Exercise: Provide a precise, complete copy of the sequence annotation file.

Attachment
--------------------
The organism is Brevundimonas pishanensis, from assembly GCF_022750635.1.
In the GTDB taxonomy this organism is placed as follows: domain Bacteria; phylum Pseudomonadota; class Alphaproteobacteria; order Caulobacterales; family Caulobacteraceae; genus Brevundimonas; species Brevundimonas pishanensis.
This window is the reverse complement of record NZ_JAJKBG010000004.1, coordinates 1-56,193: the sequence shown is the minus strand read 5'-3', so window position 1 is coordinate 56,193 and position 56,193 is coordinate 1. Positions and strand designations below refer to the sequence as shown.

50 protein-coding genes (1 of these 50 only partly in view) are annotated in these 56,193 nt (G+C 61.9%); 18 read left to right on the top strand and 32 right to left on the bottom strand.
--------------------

The organism is Brevundimonas pishanensis, from assembly GCF_022750635.1.
In the GTDB taxonomy this organism is placed as follows: domain Bacteria; phylum Pseudomonadota; class Alphaproteobacteria; order Caulobacterales; family Caulobacteraceae; genus Brevundimonas; species Brevundimonas pishanensis.
This window is the reverse complement of record NZ_JAJKBG010000004.1, coordinates 1-56,193: the sequence shown is the minus strand read 5'-3', so window position 1 is coordinate 56,193 and position 56,193 is coordinate 1. Positions and strand designations below refer to the sequence as shown.

50 protein-coding genes (1 of these 50 only partly in view) are annotated in these 56,193 nt (G+C 61.9%); 18 read left to right on the top strand and 32 right to left on the bottom strand.